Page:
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Why Building a Business Today Is More About Selling Skills Than Selling Products

Most business founders focus on development, and hire sales and marketing talent. Here’s why that may be the wrong priority.

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BY Martin Zwilling - 12 Jan 2019

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PHOTO CREDIT: Getty Images

Most of you who start new ventures don't think of yourselves as sales experts. In fact, you may feel on the opposite end of the spectrum, more focused on delivering the perfect solution and managing the finances to grow the business.

Yet in today's competitive and rapidly changing world, top notch sales and marketing skills are critical to the success of every business.

As an advisor to technical entrepreneurs, the most common mistake I see is the "If we build it, they will come" approach with no sales plan, under the assumption that the technology is so spectacular that customers will buy the product.

In todays' rapidly changing world, there are over 30,000 new products introduced every year, so it's easy to slip into that unseen majority and fail.

Thus, in my view, it's never too early to brush up on your selling and marketing skills. Here are the key steps I have found to work from my own experience in large companies, as well as startups:

1. Practice showing some passion in every conversation.

Being positive and excited about what you offer should not be reserved for stand-up pitches and closing large deals.

Everyone inside your company, as well as potential customers, needs to be inspired by your message before they believe it. Stand tall - keep your fears and doubts to yourself.

It always helps to ask questions first, and keying off an element of passion in the other person's perspective. For example, if they show a passion for fitness and life balance, highlight how your solution shortens the time and pain of solving their business problems.

2. Work hard on perfecting your value proposition.

The value of your solution may be self-evident to you, but everyone has a different perspective.

Make sure you engage fully and often with your ideal customer, to understand what will appeal most to their heart, mind, and pocketbook. Then craft an irresistible pitch, and iterate often to keep tuning it.

Effective value propositions are quantified and personalized for each customer or target segment. For example, "reduces your cost per application by 30 percent" is far better than "easier and faster to apply." Eliminate the fuzzy hype words from your message.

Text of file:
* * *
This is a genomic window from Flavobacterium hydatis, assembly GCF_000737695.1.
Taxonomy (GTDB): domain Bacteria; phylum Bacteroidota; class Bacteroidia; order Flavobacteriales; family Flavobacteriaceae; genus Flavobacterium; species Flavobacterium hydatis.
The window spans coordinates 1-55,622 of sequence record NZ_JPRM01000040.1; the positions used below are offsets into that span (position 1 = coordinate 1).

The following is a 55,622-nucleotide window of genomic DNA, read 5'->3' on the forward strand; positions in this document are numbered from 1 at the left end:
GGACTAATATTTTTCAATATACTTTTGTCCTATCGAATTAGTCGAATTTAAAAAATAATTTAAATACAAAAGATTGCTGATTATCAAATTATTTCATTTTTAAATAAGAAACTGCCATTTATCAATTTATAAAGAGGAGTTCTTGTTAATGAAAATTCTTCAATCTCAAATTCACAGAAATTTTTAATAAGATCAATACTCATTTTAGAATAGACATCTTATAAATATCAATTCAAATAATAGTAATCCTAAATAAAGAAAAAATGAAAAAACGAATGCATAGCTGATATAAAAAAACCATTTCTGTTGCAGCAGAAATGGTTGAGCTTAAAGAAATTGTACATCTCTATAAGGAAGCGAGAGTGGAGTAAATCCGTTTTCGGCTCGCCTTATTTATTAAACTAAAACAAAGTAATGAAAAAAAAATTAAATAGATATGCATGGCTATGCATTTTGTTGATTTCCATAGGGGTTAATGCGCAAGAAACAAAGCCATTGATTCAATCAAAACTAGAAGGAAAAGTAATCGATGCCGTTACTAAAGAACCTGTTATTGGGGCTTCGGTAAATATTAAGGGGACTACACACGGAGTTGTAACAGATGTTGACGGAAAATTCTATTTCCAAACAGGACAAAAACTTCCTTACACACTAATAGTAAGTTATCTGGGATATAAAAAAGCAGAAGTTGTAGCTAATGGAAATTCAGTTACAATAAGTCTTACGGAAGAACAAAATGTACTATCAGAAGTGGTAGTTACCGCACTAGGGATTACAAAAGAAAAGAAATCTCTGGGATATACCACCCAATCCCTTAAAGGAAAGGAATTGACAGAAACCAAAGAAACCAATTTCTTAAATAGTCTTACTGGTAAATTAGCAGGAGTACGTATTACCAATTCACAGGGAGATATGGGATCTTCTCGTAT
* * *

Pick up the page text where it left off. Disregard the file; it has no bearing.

3. Hone in and capitalize on your best assets.

Your strongest asset may be your personality, expertise, location, or your solution. Highlight what you do best, unique benefits to your customers, and an honest statement of why you do what you do.

Make it real for your customers with professionally prepared collateral based on these assets.

Dale Carnegie, for example, was recently ranked as one of the ten greatest salespeople of all time, by virtue of his presence and conviction, even though his courses on public speaking contained no great innovations or breakthroughs. He was the asset he sold.

4. Build real relationships with people who can help.

Starting and growing a business is not a solo operation. You need all the help you can get, and people will help you if they know and trust you.

These may be partners who can complement your skills, mentors who can show you what you need, or customers who can be your best sales people.

Even the most successful business executives have mentoring relationships with helpful peers. Bill Gates has a long-standing mentor relationship with Warren Buffett, and Mark Zuckerberg openly acknowledges that he was mentored in the early days by Steve Jobs.

5. Don't forget to ask for the close, with confidence.

You can't win if you don't ask, and confidently asking a customer for their decision shows leadership on your part.

The best sales people look for ways to inspire a customer's emotional involvement, create the urgency to take ownership, and then ask for the decision. Don't be shy on this point.

Five basic rules for closing include treating closing as a process, setting a closing objective, waiting for the right moment, wrapping a conversation around it, and then celebrating every victory. If you can't close deals, you don't have a business, no matter how great the product.

I'm not suggesting that you as the business founder has to do all the selling, but you do have to be the role model that the rest of team follows. You also have to deeply understand what sells to your customers, or you can't properly lead the other key business areas of development, finance, and operations.

In reality, leadership requires first selling yourself, so these same steps apply.

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